From Safer nicotine wiki
Studies, Surveys, Papers, and Case Studies
- Sometimes it's necessary to view the PDF version to access the full study.
- This page is for referencing the possible benefits of ENDS products vs. smoking cigarettes for Pregnant women. (Electronic Nicotine Delivery Systems are also known as vapor technology, ecigarettes, ecigs, EVP, etc.)
- If you'd prefer someone else to add a study to a topic, there is a subject section called "Suggested studies to add to this page". You may put the link in that section for one of the regular page editors to address.
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2022: Electronic cigarettes versus nicotine patches for smoking cessation in pregnancy: a randomized controlled trial
- The finding of better use of e-cigarettes tallies with e-cigarettes being a more popular aid to stopping smoking than NRT among people who smoke at the population level. It is worth noting that although the cost to participants was higher for e-cigarettes, the cost to treatment providers was higher for NRT.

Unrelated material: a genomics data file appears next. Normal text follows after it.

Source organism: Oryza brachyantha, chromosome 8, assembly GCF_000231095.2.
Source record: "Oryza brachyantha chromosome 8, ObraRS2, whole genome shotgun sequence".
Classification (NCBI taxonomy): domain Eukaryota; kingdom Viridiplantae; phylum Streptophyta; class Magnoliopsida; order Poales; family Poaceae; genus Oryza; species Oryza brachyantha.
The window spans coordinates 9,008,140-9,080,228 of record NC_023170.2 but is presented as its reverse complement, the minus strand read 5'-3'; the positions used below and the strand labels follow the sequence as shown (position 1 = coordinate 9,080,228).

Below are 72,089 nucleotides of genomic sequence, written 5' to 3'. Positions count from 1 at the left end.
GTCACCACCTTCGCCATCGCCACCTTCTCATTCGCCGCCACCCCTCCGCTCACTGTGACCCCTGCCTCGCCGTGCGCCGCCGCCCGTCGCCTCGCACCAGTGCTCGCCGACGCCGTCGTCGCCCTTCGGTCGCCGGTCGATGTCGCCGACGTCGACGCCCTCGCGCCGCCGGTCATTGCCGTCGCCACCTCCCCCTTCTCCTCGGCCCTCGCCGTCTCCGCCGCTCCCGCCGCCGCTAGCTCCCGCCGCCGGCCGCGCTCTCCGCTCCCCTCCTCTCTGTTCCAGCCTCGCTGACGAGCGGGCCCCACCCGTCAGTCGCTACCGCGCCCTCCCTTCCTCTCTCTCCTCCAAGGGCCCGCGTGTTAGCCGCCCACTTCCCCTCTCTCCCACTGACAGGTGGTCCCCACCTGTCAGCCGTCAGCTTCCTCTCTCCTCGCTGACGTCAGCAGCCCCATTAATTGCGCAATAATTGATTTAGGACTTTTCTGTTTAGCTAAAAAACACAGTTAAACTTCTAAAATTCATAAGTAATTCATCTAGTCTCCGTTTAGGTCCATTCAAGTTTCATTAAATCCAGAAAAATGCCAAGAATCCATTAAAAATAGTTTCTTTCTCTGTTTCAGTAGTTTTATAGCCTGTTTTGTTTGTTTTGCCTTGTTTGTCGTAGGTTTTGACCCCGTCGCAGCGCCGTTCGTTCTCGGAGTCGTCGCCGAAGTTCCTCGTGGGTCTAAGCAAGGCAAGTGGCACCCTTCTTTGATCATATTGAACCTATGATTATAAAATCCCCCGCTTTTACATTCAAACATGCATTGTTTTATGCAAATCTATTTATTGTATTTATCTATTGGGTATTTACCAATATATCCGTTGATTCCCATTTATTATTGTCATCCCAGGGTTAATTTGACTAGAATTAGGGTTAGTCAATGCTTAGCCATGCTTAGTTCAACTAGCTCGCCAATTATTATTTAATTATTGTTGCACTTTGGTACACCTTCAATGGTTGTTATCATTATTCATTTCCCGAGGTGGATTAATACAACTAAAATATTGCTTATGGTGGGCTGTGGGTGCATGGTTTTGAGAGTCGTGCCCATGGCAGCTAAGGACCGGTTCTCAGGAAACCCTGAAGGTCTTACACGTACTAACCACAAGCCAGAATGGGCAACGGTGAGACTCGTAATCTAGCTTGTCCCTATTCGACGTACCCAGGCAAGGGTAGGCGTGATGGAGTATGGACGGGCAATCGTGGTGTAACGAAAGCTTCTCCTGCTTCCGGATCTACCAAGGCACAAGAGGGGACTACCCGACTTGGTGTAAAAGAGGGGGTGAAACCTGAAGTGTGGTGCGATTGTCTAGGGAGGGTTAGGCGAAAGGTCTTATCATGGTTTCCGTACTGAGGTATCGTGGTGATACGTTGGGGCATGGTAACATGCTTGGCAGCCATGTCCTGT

- The findings do not suggest that e-cigarette use in pregnancy poses larger risks than the use of NRT, despite the fact that e-cigarettes were more likely to be used and were used for longer periods than NRT.
2020: Potential effects of using non-combustible tobacco and nicotine products during pregnancy: a systematic review
- This review demonstrates that the evidence does not support denying pregnant women the use of smoke-free products if the alternative is that she would continue to smoke.